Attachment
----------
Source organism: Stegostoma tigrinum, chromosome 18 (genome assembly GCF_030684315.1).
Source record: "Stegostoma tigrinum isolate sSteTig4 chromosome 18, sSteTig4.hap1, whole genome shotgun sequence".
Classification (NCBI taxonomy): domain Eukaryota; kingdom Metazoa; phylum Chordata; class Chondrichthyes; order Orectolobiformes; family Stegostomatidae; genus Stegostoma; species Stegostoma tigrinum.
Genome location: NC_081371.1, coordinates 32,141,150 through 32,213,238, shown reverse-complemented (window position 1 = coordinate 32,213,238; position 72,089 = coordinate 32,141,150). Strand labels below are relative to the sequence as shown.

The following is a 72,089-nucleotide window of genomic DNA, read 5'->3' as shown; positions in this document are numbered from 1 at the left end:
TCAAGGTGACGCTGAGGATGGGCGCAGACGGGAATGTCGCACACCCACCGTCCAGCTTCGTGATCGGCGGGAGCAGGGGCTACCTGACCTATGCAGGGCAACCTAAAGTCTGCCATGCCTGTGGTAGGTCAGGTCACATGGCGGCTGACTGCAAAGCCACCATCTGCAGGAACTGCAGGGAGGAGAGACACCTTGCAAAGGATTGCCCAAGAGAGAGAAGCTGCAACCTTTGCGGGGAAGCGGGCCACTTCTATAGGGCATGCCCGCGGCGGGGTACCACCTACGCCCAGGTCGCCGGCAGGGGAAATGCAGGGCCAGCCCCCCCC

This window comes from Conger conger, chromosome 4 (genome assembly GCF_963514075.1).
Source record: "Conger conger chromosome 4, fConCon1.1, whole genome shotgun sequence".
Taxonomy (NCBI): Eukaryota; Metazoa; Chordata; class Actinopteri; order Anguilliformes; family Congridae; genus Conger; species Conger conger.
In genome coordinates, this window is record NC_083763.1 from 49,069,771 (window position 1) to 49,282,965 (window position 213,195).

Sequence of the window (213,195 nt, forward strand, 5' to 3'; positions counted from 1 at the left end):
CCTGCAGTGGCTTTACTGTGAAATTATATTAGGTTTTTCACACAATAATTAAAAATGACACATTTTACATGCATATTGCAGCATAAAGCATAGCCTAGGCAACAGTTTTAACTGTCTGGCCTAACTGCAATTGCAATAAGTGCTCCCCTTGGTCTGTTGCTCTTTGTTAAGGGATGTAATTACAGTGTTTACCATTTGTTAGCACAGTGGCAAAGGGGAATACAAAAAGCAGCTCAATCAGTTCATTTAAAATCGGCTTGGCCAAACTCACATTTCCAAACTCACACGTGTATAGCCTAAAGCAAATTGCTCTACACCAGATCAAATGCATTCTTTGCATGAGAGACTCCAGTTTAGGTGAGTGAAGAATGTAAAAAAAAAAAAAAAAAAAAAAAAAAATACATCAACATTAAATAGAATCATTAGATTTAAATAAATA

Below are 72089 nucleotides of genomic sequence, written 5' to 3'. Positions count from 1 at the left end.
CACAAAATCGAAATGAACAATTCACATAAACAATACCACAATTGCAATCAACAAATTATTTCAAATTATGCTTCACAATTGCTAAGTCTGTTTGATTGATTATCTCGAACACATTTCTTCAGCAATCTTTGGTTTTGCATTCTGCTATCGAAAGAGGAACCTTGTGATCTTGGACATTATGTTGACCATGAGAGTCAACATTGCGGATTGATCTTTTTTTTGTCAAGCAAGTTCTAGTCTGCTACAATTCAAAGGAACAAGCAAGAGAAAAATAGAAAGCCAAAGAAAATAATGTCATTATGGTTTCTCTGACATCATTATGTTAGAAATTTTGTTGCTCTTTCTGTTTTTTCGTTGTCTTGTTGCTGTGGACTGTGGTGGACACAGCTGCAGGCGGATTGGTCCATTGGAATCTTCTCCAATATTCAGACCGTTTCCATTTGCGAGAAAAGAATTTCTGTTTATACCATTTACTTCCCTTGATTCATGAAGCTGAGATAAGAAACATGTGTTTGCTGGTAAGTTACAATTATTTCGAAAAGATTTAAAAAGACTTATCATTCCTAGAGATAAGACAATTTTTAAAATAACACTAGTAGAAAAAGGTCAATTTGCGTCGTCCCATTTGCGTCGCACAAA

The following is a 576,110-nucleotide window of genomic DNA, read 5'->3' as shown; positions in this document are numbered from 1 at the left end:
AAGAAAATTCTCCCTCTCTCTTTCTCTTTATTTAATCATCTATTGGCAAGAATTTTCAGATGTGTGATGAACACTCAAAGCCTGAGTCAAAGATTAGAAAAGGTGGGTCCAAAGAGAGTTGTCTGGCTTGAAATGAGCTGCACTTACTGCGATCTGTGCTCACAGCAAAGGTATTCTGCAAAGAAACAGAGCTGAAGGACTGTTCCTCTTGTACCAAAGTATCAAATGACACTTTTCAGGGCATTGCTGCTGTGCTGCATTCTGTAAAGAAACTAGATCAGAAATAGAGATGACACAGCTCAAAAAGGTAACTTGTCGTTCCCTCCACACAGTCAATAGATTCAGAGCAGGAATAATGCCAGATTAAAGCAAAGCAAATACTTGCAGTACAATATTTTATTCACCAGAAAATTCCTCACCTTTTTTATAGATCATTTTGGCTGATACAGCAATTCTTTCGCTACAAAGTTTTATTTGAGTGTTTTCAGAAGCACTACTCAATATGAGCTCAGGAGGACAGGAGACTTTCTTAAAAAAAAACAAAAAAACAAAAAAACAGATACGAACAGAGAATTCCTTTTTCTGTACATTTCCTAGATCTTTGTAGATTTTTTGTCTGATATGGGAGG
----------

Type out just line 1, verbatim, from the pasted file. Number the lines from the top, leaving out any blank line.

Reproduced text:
Source organism: Stegostoma tigrinum, chromosome 18 (genome assembly GCF_030684315.1).